What is in-toeing?
In-toeing doesn’t usually cause serious problems. Most children with in-toeing will not experience clumsiness and will be able to participate in sports without any difficulty. In-toeing has not been shown to increase the risk of developing arthritis. Sometimes children with in-toeing may have difficulty finding shoes that fit due to the curve of their feet.
What causes in-toeing?
There are three main causes of in-toeing in healthy children:
- Metatarsus adductus is a curve in the foot itself, causing the foot to point inward. This curve can develop before the baby is born due to the position of the feet in the uterus.
- Internal tibial torsion is a twist in the tibia (the leg bone between the knee and the ankle). Some inward twist of the tibia is normal in babies, however in some children the twist doesn’t straighten and they may still in-toe when beginning to walk.
- Excess femoral anteversion in an inward twist in the femur (thigh bone). As with tibial torsion, some inward twist of the thigh bone is normal in babies but usually goes away in the first years of life. Excess femoral anteversion is often not apparent until the child is 2 to 4 years of age.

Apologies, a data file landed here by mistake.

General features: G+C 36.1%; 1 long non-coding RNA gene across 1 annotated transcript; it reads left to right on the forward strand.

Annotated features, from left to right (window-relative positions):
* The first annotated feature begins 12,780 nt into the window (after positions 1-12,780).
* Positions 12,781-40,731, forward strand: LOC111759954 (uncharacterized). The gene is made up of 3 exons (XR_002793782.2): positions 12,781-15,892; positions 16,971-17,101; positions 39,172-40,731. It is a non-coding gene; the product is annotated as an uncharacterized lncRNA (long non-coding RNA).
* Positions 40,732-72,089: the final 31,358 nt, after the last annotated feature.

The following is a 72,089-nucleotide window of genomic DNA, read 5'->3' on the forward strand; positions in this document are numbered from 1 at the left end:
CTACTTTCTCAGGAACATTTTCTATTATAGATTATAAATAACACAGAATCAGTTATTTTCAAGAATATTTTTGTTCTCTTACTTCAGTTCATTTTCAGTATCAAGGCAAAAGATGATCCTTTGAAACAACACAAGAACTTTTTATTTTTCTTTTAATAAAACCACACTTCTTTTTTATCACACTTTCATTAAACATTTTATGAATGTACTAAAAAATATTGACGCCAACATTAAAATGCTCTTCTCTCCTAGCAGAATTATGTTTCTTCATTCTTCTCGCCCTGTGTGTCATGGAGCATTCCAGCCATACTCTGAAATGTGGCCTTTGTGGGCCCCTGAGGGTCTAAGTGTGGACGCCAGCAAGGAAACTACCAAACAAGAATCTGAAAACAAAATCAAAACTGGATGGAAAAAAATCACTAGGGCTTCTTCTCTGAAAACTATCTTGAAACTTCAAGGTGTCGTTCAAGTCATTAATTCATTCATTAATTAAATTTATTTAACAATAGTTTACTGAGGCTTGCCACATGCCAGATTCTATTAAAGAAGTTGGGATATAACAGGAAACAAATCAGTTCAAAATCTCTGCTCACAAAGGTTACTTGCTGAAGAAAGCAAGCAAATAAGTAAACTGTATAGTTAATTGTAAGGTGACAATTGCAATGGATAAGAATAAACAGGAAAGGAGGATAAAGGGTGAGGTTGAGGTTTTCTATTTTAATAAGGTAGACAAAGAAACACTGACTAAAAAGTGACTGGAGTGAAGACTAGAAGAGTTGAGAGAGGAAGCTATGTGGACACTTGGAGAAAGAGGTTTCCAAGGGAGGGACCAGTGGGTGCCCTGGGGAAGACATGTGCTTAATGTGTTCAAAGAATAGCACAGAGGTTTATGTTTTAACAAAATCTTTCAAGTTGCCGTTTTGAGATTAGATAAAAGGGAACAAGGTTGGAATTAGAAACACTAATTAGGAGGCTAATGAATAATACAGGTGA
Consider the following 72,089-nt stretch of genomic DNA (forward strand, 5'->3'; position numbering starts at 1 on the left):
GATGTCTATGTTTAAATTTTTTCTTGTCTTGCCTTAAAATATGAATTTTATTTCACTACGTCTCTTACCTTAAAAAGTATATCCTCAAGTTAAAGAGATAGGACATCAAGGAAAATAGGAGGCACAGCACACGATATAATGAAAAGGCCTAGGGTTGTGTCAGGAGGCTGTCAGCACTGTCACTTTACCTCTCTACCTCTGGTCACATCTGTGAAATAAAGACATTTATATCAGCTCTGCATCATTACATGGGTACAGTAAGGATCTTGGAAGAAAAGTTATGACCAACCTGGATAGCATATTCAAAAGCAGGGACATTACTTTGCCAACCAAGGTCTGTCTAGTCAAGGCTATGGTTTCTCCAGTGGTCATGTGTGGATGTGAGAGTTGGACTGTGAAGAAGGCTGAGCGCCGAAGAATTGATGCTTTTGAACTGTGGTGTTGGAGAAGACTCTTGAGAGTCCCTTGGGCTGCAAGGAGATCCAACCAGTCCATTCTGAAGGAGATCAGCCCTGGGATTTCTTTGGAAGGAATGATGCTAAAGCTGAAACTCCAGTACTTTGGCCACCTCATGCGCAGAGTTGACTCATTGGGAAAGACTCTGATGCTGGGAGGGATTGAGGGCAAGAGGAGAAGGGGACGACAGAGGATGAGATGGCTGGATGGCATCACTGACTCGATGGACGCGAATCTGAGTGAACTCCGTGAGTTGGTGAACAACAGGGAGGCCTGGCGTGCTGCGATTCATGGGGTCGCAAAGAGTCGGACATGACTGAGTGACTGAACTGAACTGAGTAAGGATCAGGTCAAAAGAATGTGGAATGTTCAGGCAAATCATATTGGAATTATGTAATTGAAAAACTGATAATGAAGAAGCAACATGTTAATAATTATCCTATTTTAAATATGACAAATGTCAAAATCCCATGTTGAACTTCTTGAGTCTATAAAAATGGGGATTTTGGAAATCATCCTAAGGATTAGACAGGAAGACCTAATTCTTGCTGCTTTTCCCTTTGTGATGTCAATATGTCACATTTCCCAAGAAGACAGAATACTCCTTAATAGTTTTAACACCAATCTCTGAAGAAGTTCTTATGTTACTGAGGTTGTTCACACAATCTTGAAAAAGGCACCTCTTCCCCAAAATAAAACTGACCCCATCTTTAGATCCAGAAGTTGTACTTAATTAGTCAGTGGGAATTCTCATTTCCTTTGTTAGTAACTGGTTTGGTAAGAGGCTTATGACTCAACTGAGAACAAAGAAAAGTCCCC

How is in-toeing treated?
Podiatrists can advise on the best type of footwear for children whose feet turn inward, and may also recommend stretches following assessment of the individual child.
In some cases, intoeing may go away without any intervention depending upon the age of the child. At times additional treatment may be required and this will depend on the cause and severity of the condition. For example, a brace is sometimes recommended to reduce metatarsus adductus. In some cases, orthotics (gait plates) can also be used to treat in-toeing.